Thursday, January 21, 2010

"Beauty is in the eye of the beholder and it may be necessary from time to time to give a stupid or misinformed beholder a black eye" - Miss Piggy

Did you ever hear the joke about..............

One Friday morning a woman meekly knocks on the door to her rabbi's study. In her hand is a bowl of freshly made chopped liver. The rabbi is busy learning, and not wanting to disturb him she places the bowl of chopped liver (which happens to be garnished with crackers) on the rabbi's desk, and stands patiently until the rabbi is ready to speak to her.

Being totally absorbed in his studies, the rabbi gets a whiff of the chopped liver and begins to dip the crackers into the liver. Before long he finishes eating the whole bowl of chopped liver along with the crackers. He finally notices his guest and asks her what she wants.

The woman is barely able to speak to the rabbi. When she musters up the courage she says, "Rabbi, I came to ask you if the chopped liver which I prepared in my kitchen is kosher?"

The rabbi looks at the empty bowl, looks up at the woman, looks at the empty bowl again...and dusting the crumbs off his beard announces "It's kosher!"

Not funny!

I am quite angry, having heard that gay men are being refused as "eidim" because they are deemed to be "not kosher" witnesses. This was mentioned at the YU symposium and my son admitted the same thing to me.

For it seems that the label "kosher" may very well be in the eye of the beholder.

Follow this thread...........

My wife was applying to the local Vaad Hakashruth for a hechsher for her store. To meet the criteria one must get a letter from the rabbi of an Orthodox shul attesting to the fact that the owner of the store is Shomer Shabbos and attends an Orthodox shul. She got the hechsher.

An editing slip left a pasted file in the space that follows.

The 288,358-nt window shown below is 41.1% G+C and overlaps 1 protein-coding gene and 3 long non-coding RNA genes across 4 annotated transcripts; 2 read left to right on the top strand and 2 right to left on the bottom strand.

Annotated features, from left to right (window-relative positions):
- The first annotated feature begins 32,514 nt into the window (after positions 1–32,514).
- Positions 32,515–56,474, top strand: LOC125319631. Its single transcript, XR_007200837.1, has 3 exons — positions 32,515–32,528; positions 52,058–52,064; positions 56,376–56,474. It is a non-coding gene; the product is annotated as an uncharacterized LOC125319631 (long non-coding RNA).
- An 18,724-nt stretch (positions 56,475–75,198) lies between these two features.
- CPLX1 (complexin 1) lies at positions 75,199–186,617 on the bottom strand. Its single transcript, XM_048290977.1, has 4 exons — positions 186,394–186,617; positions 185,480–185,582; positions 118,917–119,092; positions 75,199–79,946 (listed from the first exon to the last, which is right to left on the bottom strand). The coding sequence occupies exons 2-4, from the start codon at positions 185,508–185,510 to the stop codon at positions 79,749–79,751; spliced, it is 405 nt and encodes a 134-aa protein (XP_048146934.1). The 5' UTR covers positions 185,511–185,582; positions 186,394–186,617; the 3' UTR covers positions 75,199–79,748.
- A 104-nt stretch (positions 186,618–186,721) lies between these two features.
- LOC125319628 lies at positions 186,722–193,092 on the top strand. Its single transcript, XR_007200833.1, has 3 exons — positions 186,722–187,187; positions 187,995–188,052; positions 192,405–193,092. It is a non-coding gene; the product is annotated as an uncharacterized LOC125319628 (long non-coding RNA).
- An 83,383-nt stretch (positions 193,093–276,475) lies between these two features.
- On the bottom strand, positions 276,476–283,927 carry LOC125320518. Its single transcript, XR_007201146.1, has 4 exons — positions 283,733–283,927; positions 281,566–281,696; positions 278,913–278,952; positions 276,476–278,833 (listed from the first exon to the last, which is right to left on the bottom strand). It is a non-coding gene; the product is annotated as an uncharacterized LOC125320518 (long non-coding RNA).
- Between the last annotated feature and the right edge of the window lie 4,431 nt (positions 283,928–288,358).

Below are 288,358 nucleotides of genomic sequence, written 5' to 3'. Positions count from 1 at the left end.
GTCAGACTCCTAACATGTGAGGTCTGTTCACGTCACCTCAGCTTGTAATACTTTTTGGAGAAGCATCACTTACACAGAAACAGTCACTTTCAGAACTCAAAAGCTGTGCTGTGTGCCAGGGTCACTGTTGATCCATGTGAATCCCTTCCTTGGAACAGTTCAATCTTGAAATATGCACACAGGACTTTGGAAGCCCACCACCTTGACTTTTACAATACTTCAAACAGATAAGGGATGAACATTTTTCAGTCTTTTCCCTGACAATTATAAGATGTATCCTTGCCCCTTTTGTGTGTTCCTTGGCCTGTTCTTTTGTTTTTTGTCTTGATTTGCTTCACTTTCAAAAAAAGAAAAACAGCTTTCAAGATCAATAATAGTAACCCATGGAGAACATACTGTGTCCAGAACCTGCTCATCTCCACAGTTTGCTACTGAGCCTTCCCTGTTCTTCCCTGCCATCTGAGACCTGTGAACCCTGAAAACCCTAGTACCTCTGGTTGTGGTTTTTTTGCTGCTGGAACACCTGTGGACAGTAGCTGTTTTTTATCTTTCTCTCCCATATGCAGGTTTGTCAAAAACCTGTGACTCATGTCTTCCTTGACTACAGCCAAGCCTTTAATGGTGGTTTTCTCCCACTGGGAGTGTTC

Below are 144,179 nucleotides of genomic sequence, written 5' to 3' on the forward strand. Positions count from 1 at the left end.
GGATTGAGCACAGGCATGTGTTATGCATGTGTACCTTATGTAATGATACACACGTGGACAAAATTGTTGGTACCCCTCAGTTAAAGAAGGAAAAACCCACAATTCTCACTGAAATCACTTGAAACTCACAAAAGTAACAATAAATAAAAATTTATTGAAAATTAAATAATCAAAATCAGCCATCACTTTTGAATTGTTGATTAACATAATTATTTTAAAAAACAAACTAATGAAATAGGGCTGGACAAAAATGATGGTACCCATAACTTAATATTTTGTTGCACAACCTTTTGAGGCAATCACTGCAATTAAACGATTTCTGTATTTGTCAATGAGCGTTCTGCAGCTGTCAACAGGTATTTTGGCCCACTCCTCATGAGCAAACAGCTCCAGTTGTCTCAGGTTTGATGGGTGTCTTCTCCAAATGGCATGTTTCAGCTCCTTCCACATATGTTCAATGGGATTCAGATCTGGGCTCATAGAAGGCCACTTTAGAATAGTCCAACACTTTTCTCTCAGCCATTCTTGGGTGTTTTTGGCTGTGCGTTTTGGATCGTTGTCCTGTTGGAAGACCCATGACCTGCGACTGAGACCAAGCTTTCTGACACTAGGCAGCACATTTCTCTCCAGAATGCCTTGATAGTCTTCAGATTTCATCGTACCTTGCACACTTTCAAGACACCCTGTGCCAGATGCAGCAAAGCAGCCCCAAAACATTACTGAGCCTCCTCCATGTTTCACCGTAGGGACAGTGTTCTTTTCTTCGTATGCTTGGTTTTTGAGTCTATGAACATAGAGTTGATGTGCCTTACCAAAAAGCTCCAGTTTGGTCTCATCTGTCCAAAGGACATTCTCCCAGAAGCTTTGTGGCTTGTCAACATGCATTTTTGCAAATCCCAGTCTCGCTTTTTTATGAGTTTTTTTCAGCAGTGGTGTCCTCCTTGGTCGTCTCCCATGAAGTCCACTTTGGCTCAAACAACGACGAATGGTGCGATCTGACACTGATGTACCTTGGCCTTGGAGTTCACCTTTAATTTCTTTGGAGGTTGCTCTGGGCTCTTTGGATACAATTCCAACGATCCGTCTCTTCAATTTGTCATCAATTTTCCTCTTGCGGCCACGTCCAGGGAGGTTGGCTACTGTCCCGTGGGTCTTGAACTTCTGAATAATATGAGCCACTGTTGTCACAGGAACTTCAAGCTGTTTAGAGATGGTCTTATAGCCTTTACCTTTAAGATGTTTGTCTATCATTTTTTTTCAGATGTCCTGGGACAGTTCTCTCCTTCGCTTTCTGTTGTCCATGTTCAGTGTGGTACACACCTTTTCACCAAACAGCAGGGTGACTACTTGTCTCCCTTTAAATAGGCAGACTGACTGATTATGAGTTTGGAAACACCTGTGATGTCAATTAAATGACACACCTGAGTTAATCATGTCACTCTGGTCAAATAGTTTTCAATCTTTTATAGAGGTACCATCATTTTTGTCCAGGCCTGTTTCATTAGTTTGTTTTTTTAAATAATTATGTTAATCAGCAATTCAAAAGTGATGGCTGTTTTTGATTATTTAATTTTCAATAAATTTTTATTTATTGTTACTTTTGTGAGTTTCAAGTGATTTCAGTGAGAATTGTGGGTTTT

Lately, we have been attending a minyan once a month that is egalitarian. Some women leyn and some daven.

I would doubt if the people in charge of the Vaad Hakashruth would consider this to be a "kosher" minyan, or even an "orthodox" minyan. Furthermore, I wonder what the Orthodox establishment would call the rabbi who has sanctioned and is leading this minyan.

Do you think he would be refused as an "eyd" because of his non-kosher activities?

I guess it's all in the eye of the beholder.

By the way.....this is the same rabbi who disqualified my son as an "eyd".

Be well.

Saul David

Friday, January 8, 2010

"I'm mad as hell, and I'm not going to take this anymore!" - Howard Beale

Since the symposium, "On Being Gay in the Orthodox World" at Yeshiva University, I have been struggling, to be honest. People have been writing me, asking what my thoughts are, and last week I wrote that I would not step into the fray until the dust settles.

Then I read a letter posted by "a father" whose son came out to him after the symposium. I will copy and paste the letter at the end of this posting.